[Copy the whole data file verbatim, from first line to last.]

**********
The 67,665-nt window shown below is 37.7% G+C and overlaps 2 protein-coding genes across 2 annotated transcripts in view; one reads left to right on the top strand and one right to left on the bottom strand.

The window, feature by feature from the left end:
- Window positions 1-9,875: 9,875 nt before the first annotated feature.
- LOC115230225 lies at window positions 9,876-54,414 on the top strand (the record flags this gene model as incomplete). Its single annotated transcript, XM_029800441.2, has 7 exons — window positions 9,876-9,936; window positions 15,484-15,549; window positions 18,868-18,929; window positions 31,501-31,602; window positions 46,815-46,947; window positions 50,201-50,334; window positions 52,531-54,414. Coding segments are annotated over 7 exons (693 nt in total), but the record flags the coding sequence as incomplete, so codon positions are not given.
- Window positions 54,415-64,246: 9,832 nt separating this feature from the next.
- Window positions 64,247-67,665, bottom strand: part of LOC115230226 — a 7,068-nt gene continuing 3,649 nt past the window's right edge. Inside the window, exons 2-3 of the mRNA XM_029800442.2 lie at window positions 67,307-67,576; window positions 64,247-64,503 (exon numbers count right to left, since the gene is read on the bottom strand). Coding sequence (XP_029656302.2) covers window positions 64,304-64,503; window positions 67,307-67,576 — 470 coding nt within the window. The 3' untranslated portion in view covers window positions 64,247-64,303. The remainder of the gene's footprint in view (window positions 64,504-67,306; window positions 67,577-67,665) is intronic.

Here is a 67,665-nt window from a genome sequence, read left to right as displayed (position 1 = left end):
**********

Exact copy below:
The 67,665-nt window shown below is 37.7% G+C and overlaps 2 protein-coding genes across 2 annotated transcripts in view; one reads left to right on the top strand and one right to left on the bottom strand.

The window, feature by feature from the left end:
- Window positions 1-9,875: 9,875 nt before the first annotated feature.
- LOC115230225 lies at window positions 9,876-54,414 on the top strand (the record flags this gene model as incomplete). Its single annotated transcript, XM_029800441.2, has 7 exons — window positions 9,876-9,936; window positions 15,484-15,549; window positions 18,868-18,929; window positions 31,501-31,602; window positions 46,815-46,947; window positions 50,201-50,334; window positions 52,531-54,414. Coding segments are annotated over 7 exons (693 nt in total), but the record flags the coding sequence as incomplete, so codon positions are not given.
- Window positions 54,415-64,246: 9,832 nt separating this feature from the next.
- Window positions 64,247-67,665, bottom strand: part of LOC115230226 — a 7,068-nt gene continuing 3,649 nt past the window's right edge. Inside the window, exons 2-3 of the mRNA XM_029800442.2 lie at window positions 67,307-67,576; window positions 64,247-64,503 (exon numbers count right to left, since the gene is read on the bottom strand). Coding sequence (XP_029656302.2) covers window positions 64,304-64,503; window positions 67,307-67,576 — 470 coding nt within the window. The 3' untranslated portion in view covers window positions 64,247-64,303. The remainder of the gene's footprint in view (window positions 64,504-67,306; window positions 67,577-67,665) is intronic.

Here is a 67,665-nt window from a genome sequence, read left to right as displayed (position 1 = left end):